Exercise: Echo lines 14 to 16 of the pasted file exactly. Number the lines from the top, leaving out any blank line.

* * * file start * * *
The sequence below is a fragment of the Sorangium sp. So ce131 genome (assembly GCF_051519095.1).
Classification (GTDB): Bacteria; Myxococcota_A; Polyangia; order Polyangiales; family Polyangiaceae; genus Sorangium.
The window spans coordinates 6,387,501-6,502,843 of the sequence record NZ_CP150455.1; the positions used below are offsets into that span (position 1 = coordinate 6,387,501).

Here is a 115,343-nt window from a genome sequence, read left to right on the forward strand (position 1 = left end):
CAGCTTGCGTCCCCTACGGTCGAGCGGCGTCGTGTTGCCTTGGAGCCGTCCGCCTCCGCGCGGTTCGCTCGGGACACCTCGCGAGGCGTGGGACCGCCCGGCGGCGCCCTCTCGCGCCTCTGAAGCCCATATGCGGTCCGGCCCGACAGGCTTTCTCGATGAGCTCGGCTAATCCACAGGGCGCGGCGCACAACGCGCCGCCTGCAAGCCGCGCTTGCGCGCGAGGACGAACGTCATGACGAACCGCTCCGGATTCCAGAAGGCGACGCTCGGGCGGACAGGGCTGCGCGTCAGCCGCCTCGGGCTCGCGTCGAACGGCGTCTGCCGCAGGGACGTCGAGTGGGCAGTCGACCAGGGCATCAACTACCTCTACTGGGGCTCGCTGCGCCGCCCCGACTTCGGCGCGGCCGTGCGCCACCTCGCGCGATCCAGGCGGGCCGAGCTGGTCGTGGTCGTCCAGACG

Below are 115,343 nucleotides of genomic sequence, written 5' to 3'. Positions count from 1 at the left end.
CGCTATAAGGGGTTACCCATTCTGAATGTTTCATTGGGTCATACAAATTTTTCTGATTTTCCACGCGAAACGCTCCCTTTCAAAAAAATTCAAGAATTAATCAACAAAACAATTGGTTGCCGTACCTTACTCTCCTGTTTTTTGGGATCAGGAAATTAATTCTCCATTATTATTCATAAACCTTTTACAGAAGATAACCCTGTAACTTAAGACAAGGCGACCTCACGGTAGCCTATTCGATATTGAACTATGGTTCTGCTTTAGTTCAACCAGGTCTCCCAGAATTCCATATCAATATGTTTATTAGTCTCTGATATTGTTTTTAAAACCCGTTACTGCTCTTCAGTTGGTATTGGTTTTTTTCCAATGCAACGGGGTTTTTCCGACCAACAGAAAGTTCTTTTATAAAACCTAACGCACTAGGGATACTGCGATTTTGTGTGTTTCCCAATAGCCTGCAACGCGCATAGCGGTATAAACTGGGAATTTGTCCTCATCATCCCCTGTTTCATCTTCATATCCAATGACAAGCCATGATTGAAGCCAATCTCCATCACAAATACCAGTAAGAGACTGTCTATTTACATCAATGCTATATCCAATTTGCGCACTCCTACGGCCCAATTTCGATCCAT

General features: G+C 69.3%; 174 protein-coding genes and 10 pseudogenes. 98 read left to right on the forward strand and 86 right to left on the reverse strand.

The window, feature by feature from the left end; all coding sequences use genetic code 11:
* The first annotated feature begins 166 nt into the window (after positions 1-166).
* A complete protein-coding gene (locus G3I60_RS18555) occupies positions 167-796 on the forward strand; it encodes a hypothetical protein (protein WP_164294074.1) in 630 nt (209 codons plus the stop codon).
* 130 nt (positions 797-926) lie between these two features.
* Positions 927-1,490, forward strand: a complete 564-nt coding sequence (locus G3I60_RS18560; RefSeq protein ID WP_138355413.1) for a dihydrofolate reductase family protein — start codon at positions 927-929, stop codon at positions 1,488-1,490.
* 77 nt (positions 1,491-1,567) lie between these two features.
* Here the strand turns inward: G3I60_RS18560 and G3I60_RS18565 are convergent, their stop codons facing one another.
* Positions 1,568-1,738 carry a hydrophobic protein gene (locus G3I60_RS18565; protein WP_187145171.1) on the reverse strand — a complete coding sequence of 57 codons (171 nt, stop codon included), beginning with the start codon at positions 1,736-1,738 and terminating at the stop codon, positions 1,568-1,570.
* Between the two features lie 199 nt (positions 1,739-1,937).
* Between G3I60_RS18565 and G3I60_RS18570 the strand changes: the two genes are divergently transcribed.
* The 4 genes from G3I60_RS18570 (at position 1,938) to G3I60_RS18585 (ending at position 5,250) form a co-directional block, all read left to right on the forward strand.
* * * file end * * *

* 77 nt (positions 1,491-1,567) lie between these two features.
* Here the strand turns inward: G3I60_RS18560 and G3I60_RS18565 are convergent, their stop codons facing one another.
* Positions 1,568-1,738 carry a hydrophobic protein gene (locus G3I60_RS18565; protein WP_187145171.1) on the reverse strand — a complete coding sequence of 57 codons (171 nt, stop codon included), beginning with the start codon at positions 1,736-1,738 and terminating at the stop codon, positions 1,568-1,570.